Battle of Kula Gulf Solomon Islands campaign 6 July 1943 6 July 1943 Inconclusive
Battle of Kolombangara Solomon Islands campaign 12 July 1943 13 July 1943 Japan
Battle of Vella Gulf Solomon Islands campaign 6 August 1943 7 August 1943 United States
Battle of Vella Lavella Solomon Islands campaign 15 August 1943 9 October 1943 Allies
Bombing of Wewak New Guinea campaign 17 August 1943 17 August 1943 United States
Finisterre Range campaign New Guinea campaign 19 September 1943 24 April 1944 Allies
Naval Battle of Vella Lavella Solomon Islands campaign 7 October 1943 7 October 1943 Japan
Battle of the Treasury Islands Solomon Islands campaign 25 October 1943 12 November 1943 Allies
Raid on Choiseul Solomon Islands campaign 28 October 1943 3 November 1943 Allies
Bombing of Rabaul New Guinea campaign 1 November 1943 11 November 1943 Allies
Bougainville campaign New Guinea campaign 1 November 1943 21 August 1945 Allies
Battle of Tarawa Gilbert and Marshall Islands campaign 20 November 1943 23 November 1943 United States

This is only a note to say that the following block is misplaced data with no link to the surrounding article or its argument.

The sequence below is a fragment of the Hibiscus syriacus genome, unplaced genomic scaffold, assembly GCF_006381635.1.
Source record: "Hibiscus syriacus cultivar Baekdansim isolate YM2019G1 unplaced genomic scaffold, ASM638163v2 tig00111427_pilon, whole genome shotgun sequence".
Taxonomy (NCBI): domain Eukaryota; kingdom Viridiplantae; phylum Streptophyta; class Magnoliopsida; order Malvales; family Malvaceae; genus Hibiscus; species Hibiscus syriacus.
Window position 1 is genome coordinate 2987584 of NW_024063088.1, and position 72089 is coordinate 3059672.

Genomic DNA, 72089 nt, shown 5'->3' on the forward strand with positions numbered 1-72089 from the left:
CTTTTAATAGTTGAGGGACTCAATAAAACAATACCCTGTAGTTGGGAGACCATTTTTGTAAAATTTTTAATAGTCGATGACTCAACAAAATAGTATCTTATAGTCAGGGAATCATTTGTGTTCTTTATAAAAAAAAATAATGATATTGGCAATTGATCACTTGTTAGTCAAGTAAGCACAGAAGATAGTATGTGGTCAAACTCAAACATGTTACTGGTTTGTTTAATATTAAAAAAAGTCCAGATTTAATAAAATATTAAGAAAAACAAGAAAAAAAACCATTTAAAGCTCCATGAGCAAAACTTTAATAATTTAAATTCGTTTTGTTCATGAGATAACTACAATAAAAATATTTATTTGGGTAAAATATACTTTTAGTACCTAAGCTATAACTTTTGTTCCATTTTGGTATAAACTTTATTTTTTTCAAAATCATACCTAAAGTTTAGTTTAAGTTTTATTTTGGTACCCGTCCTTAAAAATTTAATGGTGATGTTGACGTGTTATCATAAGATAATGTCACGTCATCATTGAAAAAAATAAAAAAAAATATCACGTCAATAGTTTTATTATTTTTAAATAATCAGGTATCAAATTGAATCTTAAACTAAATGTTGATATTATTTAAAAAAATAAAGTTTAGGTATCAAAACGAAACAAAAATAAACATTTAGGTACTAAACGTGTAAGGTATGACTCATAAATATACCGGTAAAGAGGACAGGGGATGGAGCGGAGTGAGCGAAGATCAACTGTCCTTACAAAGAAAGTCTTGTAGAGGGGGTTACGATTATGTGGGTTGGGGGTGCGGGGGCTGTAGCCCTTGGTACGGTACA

Battle of Makin Gilbert and Marshall Islands campaign 20 November 1943 24 November 1943 United States
Battle of Cape St. George Solomon Islands campaign 26 November 1943 26 November 1943 United States
New Britain Campaign New Guinea campaign 15 December 1943 21 August 1945 Allies
Landing at Saidor New Guinea campaign 2 January 1944 10 February 1944 Allies
Battle of Cape St. George Solomon Islands campaign 29 January 1944 27 February 1944 Allies
Battle of Kwajalein Gilbert and Marshall Islands campaign 31 January 1944 3 February 1944 United States
Operation Hailstone Gilbert and Marshall Islands campaign 17 February 1944 18 February 1944 United States
Battle of Eniwetok Gilbert and Marshall Islands campaign 17 February 1944 23 February 1944 United States